Why Being a Judgmental Vegan Doesn’t Win Hearts


One of the most disturbing or annoying trend I see in the Vegan community is people who judge non-Vegans for not being Vegans (or Vegan enough) or falling off the wagon. I have struggled with this issue then came around that situation just tonight while surfing Facebook groups.

In substance, someone in a group said he tried to be Vegan for 30 days but was confronted by Vegans whom he felt very turned off by and he decided to go back to his pre-Vegan days. As soon as he announced it, he was then called words like “douche” and so on. As soon as I noticed what was happening, I jumped on the bandwagon and asked him to contact me so I could talk him into changing his mind. And he did!

We have to understand that not everyone is where we are. As Vegans, our mindset has been changed either recently or long ago by what we have learned about other animals, their suffering, diet, the environment. And obviously our perspective is one of bigger awareness. But not everyone is there yet.

After talking to this man, he recommitted to try Veganism for another 30 days. He comes to it from a health perspective and, obviously, Veganism not being about diet, it ruffles some feathers for some of us. But this man is obviously willing to learn and expand his awareness and he should be encouraged and not trashed because he has not reached our level of “Vegan awareness”. What good is it to turn him off? Every small step is a good step. Let’s cultivate this newly found awareness and help him expand his.

In 2011, I became a Holistic Vegan Health Coach because I realized that a lot of people looked at Veganism as a diet primarily and were scared (by all the disinformation in the media) about their health if they went Vegan. I started getting the usual questions when doing Vegan outreach like “where do you get your proteins?” and so on. In my early days of being vegan, my diet was a junk Vegan food one and I had no answers for them. I decided that it was important to reach people where they are and slowly expand on their current mindset by slowly introducing new ideas and new concepts as well as reassuring them about their health.

Some people will never get to Veganism through animal rights first. So what? It doesn’t mean they can’t get there eventually. I found this to be true for everyone I coached first from a health perspective.

When we open to people, but don’t judge them, we quickly make them feel encouraged to learn more.

Being Vegan is not about being judgmental of others. It is about expanding awareness in any way that works for the people we are trying to reach in order to get them to grow. After this man talked to me, he regained his enthusiasm for the lifestyle and started posting information about Vegan programs in his area! So anything is possible if we put our egos to the side.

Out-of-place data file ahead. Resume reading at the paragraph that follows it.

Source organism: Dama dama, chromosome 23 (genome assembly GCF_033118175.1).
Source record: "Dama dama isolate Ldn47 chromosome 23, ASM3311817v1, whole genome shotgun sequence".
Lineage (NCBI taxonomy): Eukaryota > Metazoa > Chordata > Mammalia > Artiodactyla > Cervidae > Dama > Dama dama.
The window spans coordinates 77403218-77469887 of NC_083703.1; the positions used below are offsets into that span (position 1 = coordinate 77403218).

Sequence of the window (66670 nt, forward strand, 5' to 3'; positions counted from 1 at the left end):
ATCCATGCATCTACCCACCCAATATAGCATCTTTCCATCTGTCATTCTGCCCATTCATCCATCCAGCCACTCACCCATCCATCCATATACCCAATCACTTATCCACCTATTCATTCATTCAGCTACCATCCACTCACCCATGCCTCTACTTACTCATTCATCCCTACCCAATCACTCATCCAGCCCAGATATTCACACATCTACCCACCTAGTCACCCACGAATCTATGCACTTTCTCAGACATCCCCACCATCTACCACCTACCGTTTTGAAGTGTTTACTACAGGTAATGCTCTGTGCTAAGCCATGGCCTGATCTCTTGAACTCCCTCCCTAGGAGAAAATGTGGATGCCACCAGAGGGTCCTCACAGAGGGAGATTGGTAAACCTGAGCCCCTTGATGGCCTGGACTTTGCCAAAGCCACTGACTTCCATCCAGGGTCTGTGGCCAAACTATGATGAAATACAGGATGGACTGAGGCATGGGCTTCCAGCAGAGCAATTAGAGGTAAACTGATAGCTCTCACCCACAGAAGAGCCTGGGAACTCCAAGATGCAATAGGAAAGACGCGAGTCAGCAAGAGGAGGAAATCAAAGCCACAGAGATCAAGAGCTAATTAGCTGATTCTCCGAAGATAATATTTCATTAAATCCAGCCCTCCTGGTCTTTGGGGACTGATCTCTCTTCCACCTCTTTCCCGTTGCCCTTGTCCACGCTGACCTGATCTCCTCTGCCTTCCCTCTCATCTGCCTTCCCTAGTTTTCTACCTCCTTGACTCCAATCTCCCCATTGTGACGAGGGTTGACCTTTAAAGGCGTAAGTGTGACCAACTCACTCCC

We can do so much better and really walk the talk if we are who we say we are: kind, compassionate, aware and willing to grow ourselves. Veganism is indeed about other animals, but we are animals too and when we have to change too. When we do, we become better equipped to change others.


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ยฉ Copyright May 2014 – All Rights Reserved. Printing by authorization only.

This entry was posted in animal rights, Health, Veganism. Bookmark the permalink.

35 Responses to Why Being a Judgmental Vegan Doesn’t Win Hearts

  1. Congratulations on your new blog. I also believe that respect is key when advocating for nonhuman animals. I have just written a post about this very issue and will be publishing it this coming Monday. You may find it interesting. Many thanks,

  2. Jim Wood says:

    Reblogged this on Time for Action.

  3. Karen says:

    Great blog, I couldn’t agree more. I am an abolitionist and I am attacked over and over again by a small but growing group of abolitionist that holds the theory that animal welfare groups should not exist and that helping animals in any way other than veganism is immoral and are a hindrance to the goal of creating a vegan world. I do not in any way support or believe there is any such thing as humane meat. However, there is hard evidence that proves that once people make a small transition towards humane products, they start to identify with themselves as being a humane person, and once they identify themselves as humane, they will progress in that direction. Therefore I do not see this shift as a threat to our movement but a tool we can utilize to kindly and gently teach them that there is not such thing as humane meat. I really don’t care if people disagree with me but I am literally called names like delusional, ignorant, stupid, idiot, etc.for not agreeing or when I cite scientific studies. I can’t imagine, if they treat other vegans this way, how do they look at the people that actually believe in humane meat? Lovingly?

  4. Cloey Jade says: